Q-and-A: Rising costs a rising challenge for Nevada commercial development
May 3, 2018
RENO, Nev. — This year, the city of Reno celebrates its 150th anniversary. With that in mind, the Northern Nevada Business Weekly spoke with a few long-standing companies that have been doing business for decades in and around the Reno area.
One such company is McKenzie Properties, which is celebrating its 65th anniversary in Reno. A family-owned company, McKenzie Properties has built multiple schools, downtown buildings like Circus Circus Reno, buildings at the University of Nevada, Reno, and much more. In all, McKenzie Properties has built over $1 billion in projects.
The NNBW recently sat down with Todd McKenzie, principal of McKenzie Properties, to talk about the past, present and future of business in and around the Biggest Little City.
NNBW: How long have you guys been doing business in Reno?
Todd McKenzie: Sixty-five years this year. We started in 1953. My grandpa started it as a construction company — McKenzie Construction. He just built for other folks. And then in the '70s and '80s, we kind of started morphing to just building for ourselves, and that's what we do today. We buy land or buy a building, and build something; lease it out, manage it and own it for the long term.
NNBW: How long have you been with the company?
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McKenzie: I've been here 13 years.
NNBW: How have you seen the city of Reno evolve?
McKenzie: It's way more balanced. When I started in 2005, we were still kind of on an upward trajectory, but the economy was still declining from gaming. That decline had started, but at the time, I think 25 percent of our workforce was construction-related. And if you get a hiccup in the economy, which we did, and that goes away, which it did, that's a huge hit to the economy. So I think now as we're coming back, it's just more balanced. Coming out of the recession, we're seeing a lot more of the three major sectors coming: technology, healthcare and finance. More and more of those jobs are coming into the area, whereas 40 years ago, 80 percent of the economy was gaming-related.
So it's just more balanced and more of an entrepreneurial town. And obviously with all the big companies — Tesla, and Google, and all of those folks coming — it's just a more broad, balanced economy. And more sustainable, too.
NNBW: What's the biggest change you've seen in the building industry the last few decades?
McKenzie: The biggest change is probably the prices. The more challenging aspect of building is land prices are way up and building costs are way up right now, so it's more difficult. I think probably the biggest change from when I started to now is the availability of the lending environment. Banks are a lot more restrictive; it's harder to get construction financing. We used to be able to just get a loan and build a building with no tenants, no big deal — we'll just fill it up and worry about it later. And banks would lend on that. Now, not so much.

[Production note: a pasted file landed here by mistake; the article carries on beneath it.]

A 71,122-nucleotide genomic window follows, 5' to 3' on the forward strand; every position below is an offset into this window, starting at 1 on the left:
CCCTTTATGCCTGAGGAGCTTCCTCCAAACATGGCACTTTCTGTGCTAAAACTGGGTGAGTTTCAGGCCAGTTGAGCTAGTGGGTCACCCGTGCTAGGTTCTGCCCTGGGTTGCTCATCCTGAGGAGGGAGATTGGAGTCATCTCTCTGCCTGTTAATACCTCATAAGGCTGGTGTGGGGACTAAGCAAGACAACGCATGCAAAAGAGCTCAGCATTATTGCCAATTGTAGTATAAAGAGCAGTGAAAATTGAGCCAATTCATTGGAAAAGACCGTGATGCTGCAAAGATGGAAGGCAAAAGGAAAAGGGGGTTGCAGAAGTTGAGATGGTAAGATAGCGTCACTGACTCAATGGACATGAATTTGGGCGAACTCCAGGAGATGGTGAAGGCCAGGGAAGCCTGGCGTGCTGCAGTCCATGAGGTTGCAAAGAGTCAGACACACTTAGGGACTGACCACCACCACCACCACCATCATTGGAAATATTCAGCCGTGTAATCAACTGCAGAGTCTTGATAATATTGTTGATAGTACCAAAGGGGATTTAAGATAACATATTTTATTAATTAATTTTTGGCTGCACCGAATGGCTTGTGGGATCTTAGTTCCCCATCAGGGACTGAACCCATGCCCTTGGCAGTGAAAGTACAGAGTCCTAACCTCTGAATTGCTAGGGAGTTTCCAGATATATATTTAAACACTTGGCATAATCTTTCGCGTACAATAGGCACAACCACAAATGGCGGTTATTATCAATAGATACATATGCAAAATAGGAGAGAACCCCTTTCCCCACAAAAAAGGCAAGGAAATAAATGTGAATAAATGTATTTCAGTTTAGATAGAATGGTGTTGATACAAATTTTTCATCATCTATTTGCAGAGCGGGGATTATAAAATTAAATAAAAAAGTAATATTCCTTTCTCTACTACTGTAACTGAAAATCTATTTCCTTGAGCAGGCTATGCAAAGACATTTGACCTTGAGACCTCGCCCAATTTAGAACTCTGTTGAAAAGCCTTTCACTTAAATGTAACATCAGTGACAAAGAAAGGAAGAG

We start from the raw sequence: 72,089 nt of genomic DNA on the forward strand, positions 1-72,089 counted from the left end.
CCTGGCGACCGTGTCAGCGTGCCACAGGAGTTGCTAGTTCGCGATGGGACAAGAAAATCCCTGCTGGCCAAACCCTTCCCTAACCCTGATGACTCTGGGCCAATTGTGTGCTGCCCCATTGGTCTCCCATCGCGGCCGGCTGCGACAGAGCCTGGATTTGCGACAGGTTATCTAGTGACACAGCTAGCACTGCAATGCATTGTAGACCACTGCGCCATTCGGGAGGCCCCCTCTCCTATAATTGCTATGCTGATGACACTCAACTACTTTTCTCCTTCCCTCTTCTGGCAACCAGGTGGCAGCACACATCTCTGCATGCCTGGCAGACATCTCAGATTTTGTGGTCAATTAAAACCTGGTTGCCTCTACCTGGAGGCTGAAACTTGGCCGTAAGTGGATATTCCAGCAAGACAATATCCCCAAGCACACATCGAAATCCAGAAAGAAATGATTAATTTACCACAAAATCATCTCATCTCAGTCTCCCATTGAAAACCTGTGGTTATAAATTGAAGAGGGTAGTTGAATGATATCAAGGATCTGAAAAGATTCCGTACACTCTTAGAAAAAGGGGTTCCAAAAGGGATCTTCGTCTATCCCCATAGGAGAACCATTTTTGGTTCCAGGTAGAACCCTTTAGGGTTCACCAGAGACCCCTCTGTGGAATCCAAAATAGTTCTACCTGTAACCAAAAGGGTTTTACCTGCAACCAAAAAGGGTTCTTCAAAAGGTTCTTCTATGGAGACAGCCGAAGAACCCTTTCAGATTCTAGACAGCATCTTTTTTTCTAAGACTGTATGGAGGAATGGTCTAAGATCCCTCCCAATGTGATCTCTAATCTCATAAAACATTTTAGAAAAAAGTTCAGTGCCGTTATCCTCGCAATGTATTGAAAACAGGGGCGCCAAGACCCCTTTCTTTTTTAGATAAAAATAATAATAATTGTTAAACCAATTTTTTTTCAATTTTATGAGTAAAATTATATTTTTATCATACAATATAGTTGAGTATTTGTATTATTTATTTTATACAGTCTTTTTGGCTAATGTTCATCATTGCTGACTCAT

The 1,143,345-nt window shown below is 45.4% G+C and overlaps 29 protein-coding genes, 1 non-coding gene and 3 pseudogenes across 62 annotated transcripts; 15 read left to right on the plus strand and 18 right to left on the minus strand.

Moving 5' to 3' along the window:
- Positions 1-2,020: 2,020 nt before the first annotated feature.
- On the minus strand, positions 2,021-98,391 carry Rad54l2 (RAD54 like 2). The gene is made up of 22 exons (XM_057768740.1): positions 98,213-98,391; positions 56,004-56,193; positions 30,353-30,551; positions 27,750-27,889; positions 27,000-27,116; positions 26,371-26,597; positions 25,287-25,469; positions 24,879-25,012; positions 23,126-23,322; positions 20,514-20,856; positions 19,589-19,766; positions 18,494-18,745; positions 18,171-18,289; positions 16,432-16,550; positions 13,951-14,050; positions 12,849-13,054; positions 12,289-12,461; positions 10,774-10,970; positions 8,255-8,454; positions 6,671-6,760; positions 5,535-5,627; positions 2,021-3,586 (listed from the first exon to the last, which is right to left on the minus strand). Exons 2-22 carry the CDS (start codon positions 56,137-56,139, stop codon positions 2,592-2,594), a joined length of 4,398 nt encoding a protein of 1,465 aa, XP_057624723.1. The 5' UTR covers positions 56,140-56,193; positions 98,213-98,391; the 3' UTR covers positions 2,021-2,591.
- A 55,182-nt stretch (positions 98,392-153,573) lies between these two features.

NNBW: What are some of the biggest challenges the building industry faces right now?
McKenzie: Costs. It's just the simple equation of land costs and building costs equals what it costs to build. Whatever it is — industrial, office, retail — those are all skyrocketing. Lumber is absolutely going off the charts, I think steel is up 30 percent in the last couple of years, and land prices are really high, which affects everything. So that is the biggest challenge because rents are just not quite where they need to be on the commercial side for office development.
We need more office development here. If you take a look at the existing Class A inventory, I think there's roughly 350,000 square feet of Class A inventory. If we had roughly 1,200 new jobs that would all be wiped out. Our total inventory—so A, B and C — is 800,000 square feet, I think. That's a little over 3,000 new jobs, and it's all wiped out. So the need for Class A office product is coming. But the rents aren't quite there to motivate people to build on the scale that we need to be building because there's a disconnect on rental rates and costs.
NNBW: What's the biggest challenge facing Reno and Northern Nevada as a whole when it comes to the economy?
McKenzie: Infrastructure, for sure. Just keeping up with schools and healthcare and the roads and just everything needed to sustain and support population growth.
NNBW: How do you think city officials and community players should tackle the housing issue to set up the region for success decades down the road?
McKenzie: Well, if there's a demand, the supply is going to meet it. I think right now homebuilders and multi-family builders are finding a way to address the housing needs the best they can. I think from a planning perspective, they have been doing a lot with the (City of Reno) master plan and working with developers in opening up new areas to build.
I think just the continuation of working as a partnership to address the needs is how we need to go going forward. No one person can wave a magic wand. It's such a complex beast, and there's so many different areas, we've just all got to be smart about it in planning and what we build, and focusing on some more density, as well. And I'd love to see more building downtown, which isn't happening, but that'd be nice.
NNBW: What makes Reno-Sparks, Northern Nevada such a great area to do business?
McKenzie: Obviously the tax-advantages, the business-friendly climate, the can-do attitude … there are just amazing talented people here that want to work together and want to collaborate on great new ideas. The spirit of the community here is just phenomenal.
Editor's Note: This interview has been edited and condensed for clarity.